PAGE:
The Fox 2.0 family:
Understanding the different series
OK, so something very important to bear in mind is that there’s not only one type of Fox 2.0. There are several series – shocks, coilovers etc. aimed to please different audiences and fulfill different uses.
I want to focus on their two most popular products – the Fox Coilover IFP and the 2.0 Reservoir from their Performance shocks series.
The Reservoir variety is straightforward.
You have an external reservoir that gives you more oil/nitrogen capacity. Similar to the construction of the shock itself, it’s made of aluminum and anodized. No danger of leaking and it also doesn’t add too much weight to the overall construction.
These are especially great if you have a Jeep that you want to turn into an offroad beast. If you plan on sticking to modest lifts (1.5” to 3.5”), you can check this set. It’s the best one you can get.
Also, here’s a comprehensive video on them:
What about the IFP Coilovers?
Well, things here get really good. Because you get aluminum coilovers that are rebuildable and refillable. You literally can do anything with these and adjust them however you want.
A very important design detail here is the bushing. The upper mount of the IFP Coilovers comes with a composite bushing that helps with noise isolation and reduces vibrations significantly.
Yes, you’re going to need that when you’re conquering those insane bumps out there in the open.
Another important thing: the ease of installation. These are 100% bolt on shocks with no modifications (or welding, Jesus!) needed. Bam! and you’re done in an honest hour of proper work. 🙂
A balanced offroad shock for the milder extreme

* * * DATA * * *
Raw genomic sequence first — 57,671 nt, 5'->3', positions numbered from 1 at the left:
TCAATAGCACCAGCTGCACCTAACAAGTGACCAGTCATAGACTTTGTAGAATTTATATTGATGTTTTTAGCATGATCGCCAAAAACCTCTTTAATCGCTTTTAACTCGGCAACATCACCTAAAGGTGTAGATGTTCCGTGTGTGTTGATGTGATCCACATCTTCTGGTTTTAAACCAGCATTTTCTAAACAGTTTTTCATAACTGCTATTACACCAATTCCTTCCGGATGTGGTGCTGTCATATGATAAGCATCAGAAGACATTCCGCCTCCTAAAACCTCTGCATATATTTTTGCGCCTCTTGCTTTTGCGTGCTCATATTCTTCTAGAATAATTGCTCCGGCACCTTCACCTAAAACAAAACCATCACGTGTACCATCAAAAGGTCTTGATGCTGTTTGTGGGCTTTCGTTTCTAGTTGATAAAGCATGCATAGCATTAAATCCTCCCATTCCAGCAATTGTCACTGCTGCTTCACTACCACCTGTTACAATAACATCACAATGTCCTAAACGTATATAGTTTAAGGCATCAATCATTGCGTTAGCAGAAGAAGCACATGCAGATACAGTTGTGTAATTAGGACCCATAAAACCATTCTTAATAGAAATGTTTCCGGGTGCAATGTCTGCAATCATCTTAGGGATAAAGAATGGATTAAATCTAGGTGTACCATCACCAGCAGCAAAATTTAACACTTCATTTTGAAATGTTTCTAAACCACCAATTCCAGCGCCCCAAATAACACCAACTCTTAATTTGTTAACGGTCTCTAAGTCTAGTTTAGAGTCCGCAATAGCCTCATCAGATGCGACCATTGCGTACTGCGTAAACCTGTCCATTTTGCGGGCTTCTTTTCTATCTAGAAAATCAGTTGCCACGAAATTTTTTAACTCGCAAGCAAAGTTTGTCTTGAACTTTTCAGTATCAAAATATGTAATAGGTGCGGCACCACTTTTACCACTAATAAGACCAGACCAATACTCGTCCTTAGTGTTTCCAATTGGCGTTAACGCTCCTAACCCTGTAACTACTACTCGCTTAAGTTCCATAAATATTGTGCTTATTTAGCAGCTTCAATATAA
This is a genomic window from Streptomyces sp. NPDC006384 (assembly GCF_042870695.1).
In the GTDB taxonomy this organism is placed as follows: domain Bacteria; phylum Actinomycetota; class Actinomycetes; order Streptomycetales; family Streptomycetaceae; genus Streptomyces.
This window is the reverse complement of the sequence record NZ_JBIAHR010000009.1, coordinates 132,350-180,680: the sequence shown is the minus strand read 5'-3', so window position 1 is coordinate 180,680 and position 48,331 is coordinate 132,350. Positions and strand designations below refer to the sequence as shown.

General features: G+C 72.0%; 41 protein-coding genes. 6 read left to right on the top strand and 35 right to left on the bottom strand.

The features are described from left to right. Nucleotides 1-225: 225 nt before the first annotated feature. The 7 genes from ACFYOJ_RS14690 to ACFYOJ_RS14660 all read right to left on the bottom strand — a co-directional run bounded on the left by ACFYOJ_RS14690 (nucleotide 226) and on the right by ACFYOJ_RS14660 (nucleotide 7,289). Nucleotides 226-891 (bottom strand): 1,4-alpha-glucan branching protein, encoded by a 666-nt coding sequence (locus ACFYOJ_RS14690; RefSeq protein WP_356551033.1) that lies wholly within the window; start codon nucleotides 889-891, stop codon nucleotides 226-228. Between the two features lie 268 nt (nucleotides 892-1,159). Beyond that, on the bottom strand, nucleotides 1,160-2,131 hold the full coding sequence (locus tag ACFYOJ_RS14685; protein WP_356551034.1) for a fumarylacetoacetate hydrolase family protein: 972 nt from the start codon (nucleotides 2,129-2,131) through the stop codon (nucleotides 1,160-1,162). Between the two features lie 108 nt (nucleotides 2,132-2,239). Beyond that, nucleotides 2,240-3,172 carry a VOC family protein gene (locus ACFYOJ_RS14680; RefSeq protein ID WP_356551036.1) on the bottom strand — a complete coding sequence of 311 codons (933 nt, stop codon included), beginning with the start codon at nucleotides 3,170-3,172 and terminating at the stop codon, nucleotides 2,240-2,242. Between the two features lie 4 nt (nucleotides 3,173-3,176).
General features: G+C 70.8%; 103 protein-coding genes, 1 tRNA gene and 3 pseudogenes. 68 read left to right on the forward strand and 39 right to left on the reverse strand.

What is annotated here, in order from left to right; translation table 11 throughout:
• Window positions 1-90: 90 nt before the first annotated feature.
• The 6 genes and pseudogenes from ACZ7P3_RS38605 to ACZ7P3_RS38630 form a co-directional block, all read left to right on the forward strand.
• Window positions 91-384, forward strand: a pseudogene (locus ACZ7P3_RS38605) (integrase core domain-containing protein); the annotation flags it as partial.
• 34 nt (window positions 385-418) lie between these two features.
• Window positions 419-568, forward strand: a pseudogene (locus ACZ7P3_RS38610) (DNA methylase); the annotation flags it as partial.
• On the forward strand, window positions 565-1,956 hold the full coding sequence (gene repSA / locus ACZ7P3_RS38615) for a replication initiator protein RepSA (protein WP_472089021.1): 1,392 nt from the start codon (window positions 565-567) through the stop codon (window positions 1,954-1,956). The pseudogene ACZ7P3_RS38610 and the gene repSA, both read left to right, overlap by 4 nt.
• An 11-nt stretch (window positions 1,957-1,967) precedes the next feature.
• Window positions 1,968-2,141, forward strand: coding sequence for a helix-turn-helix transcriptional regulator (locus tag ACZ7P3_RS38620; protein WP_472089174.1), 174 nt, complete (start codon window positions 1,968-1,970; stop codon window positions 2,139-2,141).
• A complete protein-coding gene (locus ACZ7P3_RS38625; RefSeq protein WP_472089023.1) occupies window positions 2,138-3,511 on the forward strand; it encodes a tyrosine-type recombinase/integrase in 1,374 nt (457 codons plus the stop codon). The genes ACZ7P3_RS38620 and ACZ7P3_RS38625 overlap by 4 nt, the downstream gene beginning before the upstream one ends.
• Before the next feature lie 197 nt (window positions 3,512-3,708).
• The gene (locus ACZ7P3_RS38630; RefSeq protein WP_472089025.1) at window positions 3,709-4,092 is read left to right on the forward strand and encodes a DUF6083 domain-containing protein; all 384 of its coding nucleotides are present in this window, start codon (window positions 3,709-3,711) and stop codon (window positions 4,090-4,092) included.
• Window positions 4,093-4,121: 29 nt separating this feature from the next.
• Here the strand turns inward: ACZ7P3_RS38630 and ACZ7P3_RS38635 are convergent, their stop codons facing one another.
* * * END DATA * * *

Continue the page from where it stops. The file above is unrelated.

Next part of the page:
I’ve praised Bilstein a lot in some of my other articles and I stand by my words. The 5100 is a must for any offroad warrior…with some limitations.
As I mentioned, you still have steel construction here. If you go overboard with your dirt rides, this thing is going to get hot…Suffice to say, that’s going to have a negative impact on how long will these shocks last.
The zinc plating takes care of general debris and even wards off rust, but the powdered coating of a set of Fox shocks will offer better overall protection. Talking about environmental damage, the newer Bilstein 6112 also fare way better with their newest gen Eibach springs that are cold-treated and custom engineered. I’ve done a review on them vs the 5100s, and there’s a reason why I insisted they are a worthy competitor to Fox 2.0 coilovers.
Well, Bilstein’s digressive valving is great and their overall technology is better suited for traditional driving. The 5100s being the offroad-upgraded version of Bilstein 4600 allows for a very good balance for an urban/offroad vehicle hybrid.
In that sense, getting a set of these is more versatile. Well, as long as you don’t do some really crazy excursions in the wild. Compared to Fox shocks, they’ll be a bit smoother on the streets. If you want maximum versatility and mild offroad action, though – you might consider Rancho shocks and specifically the RS9000XL with its 9 adjustable settings.
There’s a reason why brands like BDS include Fox shocks in their lift kits, instead of another brand (Bilstein in this case). 5100s come with ~3.5” lift support, but anything higher and you’re looking at Foxes. Extremity – and its natural rules.